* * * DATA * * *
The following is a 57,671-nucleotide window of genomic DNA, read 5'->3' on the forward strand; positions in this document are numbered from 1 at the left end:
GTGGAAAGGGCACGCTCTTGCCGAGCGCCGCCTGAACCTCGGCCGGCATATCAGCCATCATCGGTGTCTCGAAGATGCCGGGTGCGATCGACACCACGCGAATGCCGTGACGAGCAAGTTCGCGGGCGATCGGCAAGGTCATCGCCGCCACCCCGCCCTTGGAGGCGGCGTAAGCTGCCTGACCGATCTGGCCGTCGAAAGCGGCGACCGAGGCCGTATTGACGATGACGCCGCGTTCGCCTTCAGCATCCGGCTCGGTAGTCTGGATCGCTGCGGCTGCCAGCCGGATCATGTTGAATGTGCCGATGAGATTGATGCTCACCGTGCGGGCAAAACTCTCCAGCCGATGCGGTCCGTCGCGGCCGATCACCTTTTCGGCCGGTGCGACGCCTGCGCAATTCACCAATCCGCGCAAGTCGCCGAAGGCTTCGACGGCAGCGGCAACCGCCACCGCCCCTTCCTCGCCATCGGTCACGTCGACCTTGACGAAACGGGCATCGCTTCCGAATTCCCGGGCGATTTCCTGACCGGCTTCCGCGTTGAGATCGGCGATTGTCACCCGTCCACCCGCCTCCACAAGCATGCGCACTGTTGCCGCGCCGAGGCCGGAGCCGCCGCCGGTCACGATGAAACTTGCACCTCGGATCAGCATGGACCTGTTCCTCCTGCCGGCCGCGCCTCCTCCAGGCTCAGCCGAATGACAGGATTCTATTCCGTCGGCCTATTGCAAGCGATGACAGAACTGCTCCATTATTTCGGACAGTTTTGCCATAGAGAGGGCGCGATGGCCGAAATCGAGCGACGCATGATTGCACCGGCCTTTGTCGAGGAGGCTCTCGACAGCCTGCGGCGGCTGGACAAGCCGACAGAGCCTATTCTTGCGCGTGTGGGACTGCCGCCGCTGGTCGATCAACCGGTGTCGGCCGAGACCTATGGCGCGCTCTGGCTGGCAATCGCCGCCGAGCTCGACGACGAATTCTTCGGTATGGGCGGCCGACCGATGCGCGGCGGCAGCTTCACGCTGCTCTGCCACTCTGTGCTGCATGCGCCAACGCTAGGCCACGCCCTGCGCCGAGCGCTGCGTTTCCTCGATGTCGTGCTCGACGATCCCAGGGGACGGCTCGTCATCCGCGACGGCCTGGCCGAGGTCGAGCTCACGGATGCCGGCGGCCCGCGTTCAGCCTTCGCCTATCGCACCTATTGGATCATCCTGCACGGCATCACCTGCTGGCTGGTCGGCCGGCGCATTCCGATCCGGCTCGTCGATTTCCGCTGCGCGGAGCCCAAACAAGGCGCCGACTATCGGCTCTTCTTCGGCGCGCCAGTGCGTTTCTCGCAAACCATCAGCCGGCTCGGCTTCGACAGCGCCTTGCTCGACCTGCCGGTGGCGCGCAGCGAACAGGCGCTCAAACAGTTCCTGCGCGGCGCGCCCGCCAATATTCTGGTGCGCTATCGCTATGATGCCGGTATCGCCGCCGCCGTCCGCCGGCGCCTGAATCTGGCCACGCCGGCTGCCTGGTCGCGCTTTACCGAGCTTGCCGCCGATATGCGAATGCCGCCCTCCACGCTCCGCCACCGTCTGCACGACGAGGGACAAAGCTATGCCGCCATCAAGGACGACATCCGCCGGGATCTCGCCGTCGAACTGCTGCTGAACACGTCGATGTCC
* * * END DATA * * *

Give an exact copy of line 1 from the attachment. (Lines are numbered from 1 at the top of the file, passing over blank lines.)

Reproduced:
The following is a 57,671-nucleotide window of genomic DNA, read 5'->3' on the forward strand; positions in this document are numbered from 1 at the left end: